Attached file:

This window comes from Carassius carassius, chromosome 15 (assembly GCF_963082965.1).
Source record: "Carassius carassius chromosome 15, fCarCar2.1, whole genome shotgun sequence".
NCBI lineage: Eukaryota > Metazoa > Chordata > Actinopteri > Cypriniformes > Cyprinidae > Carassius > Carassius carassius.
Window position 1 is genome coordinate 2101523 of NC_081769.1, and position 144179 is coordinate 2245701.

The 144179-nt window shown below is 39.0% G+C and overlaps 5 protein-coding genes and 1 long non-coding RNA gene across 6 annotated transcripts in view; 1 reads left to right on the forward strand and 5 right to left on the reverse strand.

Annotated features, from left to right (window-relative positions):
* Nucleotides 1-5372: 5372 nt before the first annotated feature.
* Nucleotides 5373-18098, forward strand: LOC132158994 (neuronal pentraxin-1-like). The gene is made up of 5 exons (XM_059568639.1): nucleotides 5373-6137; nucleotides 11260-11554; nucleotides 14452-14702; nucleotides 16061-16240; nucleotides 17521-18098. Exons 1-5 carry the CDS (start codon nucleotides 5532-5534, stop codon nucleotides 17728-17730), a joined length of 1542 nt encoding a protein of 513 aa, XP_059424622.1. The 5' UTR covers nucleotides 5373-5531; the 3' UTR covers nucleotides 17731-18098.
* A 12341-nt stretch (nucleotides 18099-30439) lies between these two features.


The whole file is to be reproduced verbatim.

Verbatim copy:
This window comes from Carassius carassius, chromosome 15 (assembly GCF_963082965.1).
Source record: "Carassius carassius chromosome 15, fCarCar2.1, whole genome shotgun sequence".
NCBI lineage: Eukaryota > Metazoa > Chordata > Actinopteri > Cypriniformes > Cyprinidae > Carassius > Carassius carassius.
Window position 1 is genome coordinate 2101523 of NC_081769.1, and position 144179 is coordinate 2245701.

The 144179-nt window shown below is 39.0% G+C and overlaps 5 protein-coding genes and 1 long non-coding RNA gene across 6 annotated transcripts in view; 1 reads left to right on the forward strand and 5 right to left on the reverse strand.

Annotated features, from left to right (window-relative positions):
* Nucleotides 1-5372: 5372 nt before the first annotated feature.
* Nucleotides 5373-18098, forward strand: LOC132158994 (neuronal pentraxin-1-like). The gene is made up of 5 exons (XM_059568639.1): nucleotides 5373-6137; nucleotides 11260-11554; nucleotides 14452-14702; nucleotides 16061-16240; nucleotides 17521-18098. Exons 1-5 carry the CDS (start codon nucleotides 5532-5534, stop codon nucleotides 17728-17730), a joined length of 1542 nt encoding a protein of 513 aa, XP_059424622.1. The 5' UTR covers nucleotides 5373-5531; the 3' UTR covers nucleotides 17731-18098.
* A 12341-nt stretch (nucleotides 18099-30439) lies between these two features.